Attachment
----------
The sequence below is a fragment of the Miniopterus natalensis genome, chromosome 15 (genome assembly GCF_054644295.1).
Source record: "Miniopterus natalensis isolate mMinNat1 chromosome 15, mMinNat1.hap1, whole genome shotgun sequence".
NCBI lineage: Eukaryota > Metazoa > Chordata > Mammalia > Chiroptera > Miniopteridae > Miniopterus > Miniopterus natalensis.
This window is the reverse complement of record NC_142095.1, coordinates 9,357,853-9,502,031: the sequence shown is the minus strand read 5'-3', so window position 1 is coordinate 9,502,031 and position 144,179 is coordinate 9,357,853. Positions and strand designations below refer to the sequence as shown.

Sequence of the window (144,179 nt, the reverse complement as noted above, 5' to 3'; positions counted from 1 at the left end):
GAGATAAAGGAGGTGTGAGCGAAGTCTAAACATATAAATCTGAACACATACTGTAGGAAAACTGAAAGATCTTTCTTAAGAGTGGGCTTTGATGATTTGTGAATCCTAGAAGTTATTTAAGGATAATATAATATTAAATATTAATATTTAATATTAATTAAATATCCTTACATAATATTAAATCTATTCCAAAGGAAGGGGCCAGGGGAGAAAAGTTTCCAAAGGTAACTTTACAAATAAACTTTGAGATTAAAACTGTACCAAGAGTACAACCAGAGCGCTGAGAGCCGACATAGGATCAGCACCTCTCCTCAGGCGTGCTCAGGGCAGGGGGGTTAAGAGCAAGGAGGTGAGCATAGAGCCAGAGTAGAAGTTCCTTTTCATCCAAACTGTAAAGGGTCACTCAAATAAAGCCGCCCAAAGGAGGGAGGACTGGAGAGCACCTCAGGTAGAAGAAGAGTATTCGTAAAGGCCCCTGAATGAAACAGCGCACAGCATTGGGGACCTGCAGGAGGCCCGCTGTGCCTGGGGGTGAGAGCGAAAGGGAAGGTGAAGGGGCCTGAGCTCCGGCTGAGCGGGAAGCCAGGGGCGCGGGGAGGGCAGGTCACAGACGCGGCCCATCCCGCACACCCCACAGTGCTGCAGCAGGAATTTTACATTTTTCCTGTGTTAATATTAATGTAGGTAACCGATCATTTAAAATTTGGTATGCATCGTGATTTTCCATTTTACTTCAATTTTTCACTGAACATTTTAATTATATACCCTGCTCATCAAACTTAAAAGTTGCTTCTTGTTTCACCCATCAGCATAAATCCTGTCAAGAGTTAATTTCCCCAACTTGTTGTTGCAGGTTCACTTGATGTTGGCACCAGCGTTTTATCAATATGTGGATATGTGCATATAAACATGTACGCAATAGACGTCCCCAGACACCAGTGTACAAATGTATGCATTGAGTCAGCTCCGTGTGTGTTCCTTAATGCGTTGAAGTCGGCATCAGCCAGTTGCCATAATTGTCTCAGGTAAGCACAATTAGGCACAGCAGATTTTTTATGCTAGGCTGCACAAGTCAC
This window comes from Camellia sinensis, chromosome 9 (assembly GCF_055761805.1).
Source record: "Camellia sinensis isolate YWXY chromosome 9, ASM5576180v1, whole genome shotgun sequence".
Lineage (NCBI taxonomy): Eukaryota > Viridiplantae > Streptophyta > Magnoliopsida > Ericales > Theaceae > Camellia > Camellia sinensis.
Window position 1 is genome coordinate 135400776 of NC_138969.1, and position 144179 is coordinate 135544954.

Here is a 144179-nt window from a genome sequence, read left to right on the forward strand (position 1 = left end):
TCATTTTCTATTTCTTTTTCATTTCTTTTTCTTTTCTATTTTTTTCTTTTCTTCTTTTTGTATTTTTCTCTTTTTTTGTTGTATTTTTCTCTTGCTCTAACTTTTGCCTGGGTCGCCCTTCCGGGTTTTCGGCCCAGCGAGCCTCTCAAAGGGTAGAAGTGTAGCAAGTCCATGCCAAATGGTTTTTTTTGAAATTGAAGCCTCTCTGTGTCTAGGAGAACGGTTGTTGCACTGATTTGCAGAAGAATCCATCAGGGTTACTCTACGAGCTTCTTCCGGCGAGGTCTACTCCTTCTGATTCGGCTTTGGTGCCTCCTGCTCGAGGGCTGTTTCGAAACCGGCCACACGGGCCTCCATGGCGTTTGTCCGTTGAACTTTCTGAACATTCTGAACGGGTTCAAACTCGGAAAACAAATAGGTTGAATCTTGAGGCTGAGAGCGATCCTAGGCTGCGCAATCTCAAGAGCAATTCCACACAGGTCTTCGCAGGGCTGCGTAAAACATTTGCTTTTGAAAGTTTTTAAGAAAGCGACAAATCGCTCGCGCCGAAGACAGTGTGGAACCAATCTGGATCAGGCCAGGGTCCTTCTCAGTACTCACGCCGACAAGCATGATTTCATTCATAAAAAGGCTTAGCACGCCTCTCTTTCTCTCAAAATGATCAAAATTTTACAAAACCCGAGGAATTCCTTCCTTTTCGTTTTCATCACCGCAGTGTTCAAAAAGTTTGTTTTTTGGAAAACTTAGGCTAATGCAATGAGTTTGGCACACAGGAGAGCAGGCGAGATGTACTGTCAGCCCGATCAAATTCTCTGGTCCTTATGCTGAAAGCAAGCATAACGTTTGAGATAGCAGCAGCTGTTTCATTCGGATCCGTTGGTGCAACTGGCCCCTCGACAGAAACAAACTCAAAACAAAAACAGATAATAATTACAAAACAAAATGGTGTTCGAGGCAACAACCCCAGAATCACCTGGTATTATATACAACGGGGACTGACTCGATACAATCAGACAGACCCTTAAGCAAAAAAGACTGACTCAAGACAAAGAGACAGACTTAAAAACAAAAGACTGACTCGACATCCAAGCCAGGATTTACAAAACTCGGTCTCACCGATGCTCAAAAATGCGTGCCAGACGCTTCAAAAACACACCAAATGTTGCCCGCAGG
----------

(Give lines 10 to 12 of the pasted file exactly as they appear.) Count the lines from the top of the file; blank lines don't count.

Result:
Window position 1 is genome coordinate 135400776 of NC_138969.1, and position 144179 is coordinate 135544954.

Here is a 144179-nt window from a genome sequence, read left to right on the forward strand (position 1 = left end):
TCATTTTCTATTTCTTTTTCATTTCTTTTTCTTTTCTATTTTTTTCTTTTCTTCTTTTTGTATTTTTCTCTTTTTTTGTTGTATTTTTCTCTTGCTCTAACTTTTGCCTGGGTCGCCCTTCCGGGTTTTCGGCCCAGCGAGCCTCTCAAAGGGTAGAAGTGTAGCAAGTCCATGCCAAATGGTTTTTTTTGAAATTGAAGCCTCTCTGTGTCTAGGAGAACGGTTGTTGCACTGATTTGCAGAAGAATCCATCAGGGTTACTCTACGAGCTTCTTCCGGCGAGGTCTACTCCTTCTGATTCGGCTTTGGTGCCTCCTGCTCGAGGGCTGTTTCGAAACCGGCCACACGGGCCTCCATGGCGTTTGTCCGTTGAACTTTCTGAACATTCTGAACGGGTTCAAACTCGGAAAACAAATAGGTTGAATCTTGAGGCTGAGAGCGATCCTAGGCTGCGCAATCTCAAGAGCAATTCCACACAGGTCTTCGCAGGGCTGCGTAAAACATTTGCTTTTGAAAGTTTTTAAGAAAGCGACAAATCGCTCGCGCCGAAGACAGTGTGGAACCAATCTGGATCAGGCCAGGGTCCTTCTCAGTACTCACGCCGACAAGCATGATTTCATTCATAAAAAGGCTTAGCACGCCTCTCTTTCTCTCAAAATGATCAAAATTTTACAAAACCCGAGGAATTCCTTCCTTTTCGTTTTCATCACCGCAGTGTTCAAAAAGTTTGTTTTTTGGAAAACTTAGGCTAATGCAATGAGTTTGGCACACAGGAGAGCAGGCGAGATGTACTGTCAGCCCGATCAAATTCTCTGGTCCTTATGCTGAAAGCAAGCATAACGTTTGAGATAGCAGCAGCTGTTTCATTCGGATCCGTTGGTGCAACTGGCCCCTCGACAGAAACAAACTCAAAACAAAAACAGATAATAATTACAAAACAAAATGGTGTTCGAGGCAACAACCCCAGAATCACCTGGTATTATATACAACGGGGACTGACTCGATACAATCAGACAGACCCTTAAGCAAAAAAGACTGACTCAAGACAAAGAGACAGACTTAAAAACAAAAGACTGACTCGACATCCAAGCCAGGATTTACAAAACTCGGTCTCACCGATGCTCAAAAATGCGTGCCAGACGCTTCAAAAACACACCAAATGTTGCCCGCAGG